Transliteration. Another reason for why Russian names look so intimidating in English letters is that there is no one-to-one correspondence between the Cyrillic and the Latin alphabets. As a result, it is not always clear how to read some of the transliterated names.... read more ›
Every Russian has three names: First name, patronymic (middle name, derived from one's father's first name) and surname. First (Christian) names are usually traditional. They come from the Bible, or can be of Greek (most names, in fact), Latin or old Slavic origin.... continue reading ›
As opposed to full forms used in formal situations, short forms of a name are used in communication between well-acquainted people, usually relatives, friends and colleagues. Short forms emerged in spoken language for convenience as majority of formal names are cumbersome.... view details ›
Russians use three names: first name, or имя; middle or patronymic name, or отчество, which is their father's first name plus a suffix meaning "son of" (ович) or "daughter of" (овна); and the last name or family name, or фамилия. Women's last names add an а to the masculine form of the name.... see details ›
Russian. Most likely one of the longest Russian words is a chemical term тетрагидропиранилциклопентилтетрагидропиридопиридиновая (tetragidropiranilciklopentiltetragidropiridopiridinovaya), which contains 55 letters. It was used in Russian patent RU2285004C2 (granted and published in 2006).... see more ›
Names consist of a GIVEN NAME (imia), a PATRONYMIC (otchestvo), and a SURNAME (familiia). It is customary to use patronymics as middle names. Patronymics are derived from the father's given name and end with -ovich or -evich. The female patronymics end in -ovna or -evna.... see details ›
In brief, this means, that you add a special letter to all feminine words. For most of the names, it was – “a”. The same grammar rule was used in the Old Church Slavonic, the ancestor of the modern Russian language. Therefore, all Russian names end with the sound [a].... see more ›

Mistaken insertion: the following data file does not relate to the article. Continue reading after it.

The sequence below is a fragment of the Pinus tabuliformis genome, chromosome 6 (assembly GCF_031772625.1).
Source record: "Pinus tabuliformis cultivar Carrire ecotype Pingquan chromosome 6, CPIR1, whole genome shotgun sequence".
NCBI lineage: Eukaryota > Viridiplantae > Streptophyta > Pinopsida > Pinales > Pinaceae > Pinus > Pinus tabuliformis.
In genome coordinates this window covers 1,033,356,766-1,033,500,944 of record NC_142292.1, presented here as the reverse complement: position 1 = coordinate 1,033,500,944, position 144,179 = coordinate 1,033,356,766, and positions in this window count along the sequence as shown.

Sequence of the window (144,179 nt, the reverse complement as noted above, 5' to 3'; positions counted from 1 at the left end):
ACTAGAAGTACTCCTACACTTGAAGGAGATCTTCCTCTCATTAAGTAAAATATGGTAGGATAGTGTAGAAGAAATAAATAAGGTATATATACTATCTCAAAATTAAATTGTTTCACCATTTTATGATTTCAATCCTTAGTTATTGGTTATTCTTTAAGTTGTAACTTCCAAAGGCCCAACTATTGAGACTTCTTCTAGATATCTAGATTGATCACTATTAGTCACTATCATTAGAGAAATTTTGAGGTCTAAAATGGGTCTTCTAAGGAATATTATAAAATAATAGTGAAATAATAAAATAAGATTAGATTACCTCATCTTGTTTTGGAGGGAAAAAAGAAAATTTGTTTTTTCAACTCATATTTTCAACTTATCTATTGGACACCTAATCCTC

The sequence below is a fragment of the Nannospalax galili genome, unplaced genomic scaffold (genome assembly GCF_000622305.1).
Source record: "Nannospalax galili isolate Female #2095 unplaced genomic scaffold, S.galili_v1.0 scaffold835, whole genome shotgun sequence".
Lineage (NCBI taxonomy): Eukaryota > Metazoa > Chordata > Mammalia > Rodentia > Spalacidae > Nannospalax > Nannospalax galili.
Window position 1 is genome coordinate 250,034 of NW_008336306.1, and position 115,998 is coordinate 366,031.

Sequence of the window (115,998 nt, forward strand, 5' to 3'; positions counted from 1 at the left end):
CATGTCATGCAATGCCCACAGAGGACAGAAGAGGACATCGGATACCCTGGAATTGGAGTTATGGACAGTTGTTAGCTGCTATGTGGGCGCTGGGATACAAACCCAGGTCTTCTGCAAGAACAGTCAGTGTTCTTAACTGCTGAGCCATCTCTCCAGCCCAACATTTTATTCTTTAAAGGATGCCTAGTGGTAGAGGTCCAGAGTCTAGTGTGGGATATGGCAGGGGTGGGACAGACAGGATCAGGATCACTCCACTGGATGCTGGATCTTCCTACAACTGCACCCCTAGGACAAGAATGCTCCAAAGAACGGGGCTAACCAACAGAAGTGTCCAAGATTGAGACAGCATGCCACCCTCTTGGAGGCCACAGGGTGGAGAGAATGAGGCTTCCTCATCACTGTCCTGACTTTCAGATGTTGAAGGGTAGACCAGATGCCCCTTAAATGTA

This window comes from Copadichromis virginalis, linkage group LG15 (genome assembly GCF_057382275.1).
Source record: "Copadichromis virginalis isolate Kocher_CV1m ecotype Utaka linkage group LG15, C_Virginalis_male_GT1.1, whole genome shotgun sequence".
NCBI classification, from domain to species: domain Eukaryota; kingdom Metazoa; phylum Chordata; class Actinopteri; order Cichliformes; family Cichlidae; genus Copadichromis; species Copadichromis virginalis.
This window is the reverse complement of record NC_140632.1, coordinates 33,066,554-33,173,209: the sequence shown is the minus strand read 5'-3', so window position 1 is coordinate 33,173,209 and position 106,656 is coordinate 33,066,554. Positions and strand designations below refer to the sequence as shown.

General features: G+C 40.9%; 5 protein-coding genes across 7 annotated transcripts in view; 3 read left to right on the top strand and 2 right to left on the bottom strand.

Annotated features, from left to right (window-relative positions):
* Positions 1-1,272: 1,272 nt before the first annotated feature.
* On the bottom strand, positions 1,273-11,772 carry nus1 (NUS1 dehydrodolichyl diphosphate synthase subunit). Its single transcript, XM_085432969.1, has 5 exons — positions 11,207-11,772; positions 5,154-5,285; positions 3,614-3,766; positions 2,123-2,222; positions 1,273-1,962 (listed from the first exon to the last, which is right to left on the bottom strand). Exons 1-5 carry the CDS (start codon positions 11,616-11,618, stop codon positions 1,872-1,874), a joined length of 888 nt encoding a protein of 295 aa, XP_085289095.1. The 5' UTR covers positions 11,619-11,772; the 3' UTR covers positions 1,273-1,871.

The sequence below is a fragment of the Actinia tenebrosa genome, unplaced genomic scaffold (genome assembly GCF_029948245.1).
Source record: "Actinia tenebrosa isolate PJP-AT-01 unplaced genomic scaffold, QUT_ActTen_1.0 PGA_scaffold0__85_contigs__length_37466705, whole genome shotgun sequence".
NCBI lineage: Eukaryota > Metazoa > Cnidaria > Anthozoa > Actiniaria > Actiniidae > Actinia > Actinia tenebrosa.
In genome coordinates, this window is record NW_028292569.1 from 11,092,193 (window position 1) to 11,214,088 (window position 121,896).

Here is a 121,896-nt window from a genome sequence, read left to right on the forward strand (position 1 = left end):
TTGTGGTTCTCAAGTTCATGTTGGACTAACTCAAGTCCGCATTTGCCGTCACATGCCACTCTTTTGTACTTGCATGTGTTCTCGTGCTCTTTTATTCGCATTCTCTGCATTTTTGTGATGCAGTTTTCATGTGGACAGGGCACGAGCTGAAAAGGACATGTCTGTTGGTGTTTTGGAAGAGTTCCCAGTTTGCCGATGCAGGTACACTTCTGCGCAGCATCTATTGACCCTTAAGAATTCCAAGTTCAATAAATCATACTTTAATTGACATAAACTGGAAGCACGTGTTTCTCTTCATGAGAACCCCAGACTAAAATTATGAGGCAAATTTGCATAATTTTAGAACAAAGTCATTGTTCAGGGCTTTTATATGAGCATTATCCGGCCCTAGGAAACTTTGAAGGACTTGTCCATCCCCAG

Sasha is a gender-neutral name of Russian origin, meaning “defender” and “helper of mankind”. This solid and heroic name is the Russian short-form of the Greek name Alexander or Alexandra, which means “to defend man”.... see details ›
Родной/родная are used very commonly when addressing one's partner or close family. The word comes from род (rod)—family, ancestral line. It can be compared to the English "soulmate" in its general meaning.... read more ›
Emma (given name)
|Word/name||Ancient Germanic, Ancient Scandinavian, Old Norse, Italian, and Modern Scandinavian|
Origins of the name Misha
In Russian, Misha is a short form for the Russian male name Mikhail (Michael), and Mishka is a diminutive of Misha. This name, in any of its forms, is a common colloquialism in Russian for a bear, because it is similar to the standard name for 'bear,' медведь (medved').... view details ›
Peter is a common masculine given name. It is derived from Greek Πέτρος, Petros (an invented, masculine form of Greek petra, the word for "rock" or "stone"), which itself was a translation of Aramaic Kefa ("stone, rock"), the new name Jesus gave to apostle Simon Bar-Jona. An Old English variant is Piers.... view details ›
Women customarily take their husband's surname at marriage, although not always. The middle name is patronymic, created by using the child's father's name with the suffix “vich” or “ovich” for boys, and “avna” or “ovna” for girls. This means 'son of' and 'daughter of'.... see more ›
Sasha is derived from Alexander via its dimunitive, but obsolete form - Aleksashka - shortned to Sashka, further simplified to Sasha as per established name format of Masha (Maria), Dasha (Daria), Pasha (Pavel, Paul), Glasha (Glafira), Natasha (Natalia), etc.... see more ›
- pyat' пять (n) five. pyat' gradusov. ...
- Cheburashka. Чебурашка masculine. (p) ...
- prepadavatel' преподаватель masculine. (n) ...
- Zdrastvuyte! Здравствуйте! (i) Hello!
- fsplyt` всплыть (v) come out to the surface.
- dnyom. днём (a) in the afternoon.
- pazhalusta. пожалуйста (i) please.
- zashchishchayushchiysya. защищающийся (p) defending.
Russians do not choose their own middle name, it is created by taking their father's name and adding the ending -ovich/-evich for boys, or -ovna/-evna for girls, the particular ending determined by the last letter of the father's name. For example, Vladimir Popov and Irina Popova are brother and sister.... see details ›
A funny phrase in japanese is “toragahitowokamoutosurutokinounarinow” 虎が人を噛もうとするときのうなり声。 It is 37 letters long and is comprised of a 17 syllables. It is a very odd phrase, as it is defined as “the growl a tiger makes when it is about to about to bite someone”.... see details ›